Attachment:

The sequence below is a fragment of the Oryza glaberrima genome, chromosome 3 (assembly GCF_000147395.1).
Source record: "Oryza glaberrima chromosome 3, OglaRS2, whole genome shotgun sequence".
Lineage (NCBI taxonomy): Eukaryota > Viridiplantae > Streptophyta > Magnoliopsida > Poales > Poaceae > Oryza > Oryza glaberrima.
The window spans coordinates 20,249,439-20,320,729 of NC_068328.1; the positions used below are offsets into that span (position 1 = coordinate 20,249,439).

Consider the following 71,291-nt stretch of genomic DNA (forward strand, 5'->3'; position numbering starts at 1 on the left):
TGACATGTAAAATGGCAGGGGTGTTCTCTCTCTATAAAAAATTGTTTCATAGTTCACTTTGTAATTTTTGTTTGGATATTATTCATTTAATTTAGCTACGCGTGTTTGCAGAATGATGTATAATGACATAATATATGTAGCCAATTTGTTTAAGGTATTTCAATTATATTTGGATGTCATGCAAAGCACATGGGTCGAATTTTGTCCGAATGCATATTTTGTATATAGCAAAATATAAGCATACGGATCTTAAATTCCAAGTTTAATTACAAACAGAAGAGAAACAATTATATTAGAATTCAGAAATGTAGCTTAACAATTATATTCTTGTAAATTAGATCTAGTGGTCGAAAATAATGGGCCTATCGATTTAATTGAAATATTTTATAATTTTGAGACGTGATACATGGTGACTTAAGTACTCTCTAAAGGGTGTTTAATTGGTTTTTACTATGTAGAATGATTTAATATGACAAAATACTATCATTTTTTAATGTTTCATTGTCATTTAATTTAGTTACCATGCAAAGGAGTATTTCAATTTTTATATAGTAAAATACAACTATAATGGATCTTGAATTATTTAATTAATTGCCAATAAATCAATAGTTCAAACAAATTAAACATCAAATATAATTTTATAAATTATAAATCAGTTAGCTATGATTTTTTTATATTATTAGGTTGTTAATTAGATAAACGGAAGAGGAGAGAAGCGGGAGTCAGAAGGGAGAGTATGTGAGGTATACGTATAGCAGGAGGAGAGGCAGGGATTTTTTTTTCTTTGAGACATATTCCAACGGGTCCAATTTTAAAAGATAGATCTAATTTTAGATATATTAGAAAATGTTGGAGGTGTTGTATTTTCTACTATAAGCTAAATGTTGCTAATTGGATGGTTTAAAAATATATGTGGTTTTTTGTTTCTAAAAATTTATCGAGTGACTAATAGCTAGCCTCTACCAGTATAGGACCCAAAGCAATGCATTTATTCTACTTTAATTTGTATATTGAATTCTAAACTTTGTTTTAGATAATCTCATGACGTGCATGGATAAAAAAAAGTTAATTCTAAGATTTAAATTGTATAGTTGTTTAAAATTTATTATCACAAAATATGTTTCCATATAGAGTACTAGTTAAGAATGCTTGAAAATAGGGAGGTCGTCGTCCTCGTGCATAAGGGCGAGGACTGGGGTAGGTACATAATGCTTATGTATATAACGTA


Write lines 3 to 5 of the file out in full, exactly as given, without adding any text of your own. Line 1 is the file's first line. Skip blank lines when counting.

Lineage (NCBI taxonomy): Eukaryota > Viridiplantae > Streptophyta > Magnoliopsida > Poales > Poaceae > Oryza > Oryza glaberrima.
The window spans coordinates 20,249,439-20,320,729 of NC_068328.1; the positions used below are offsets into that span (position 1 = coordinate 20,249,439).

Consider the following 71,291-nt stretch of genomic DNA (forward strand, 5'->3'; position numbering starts at 1 on the left):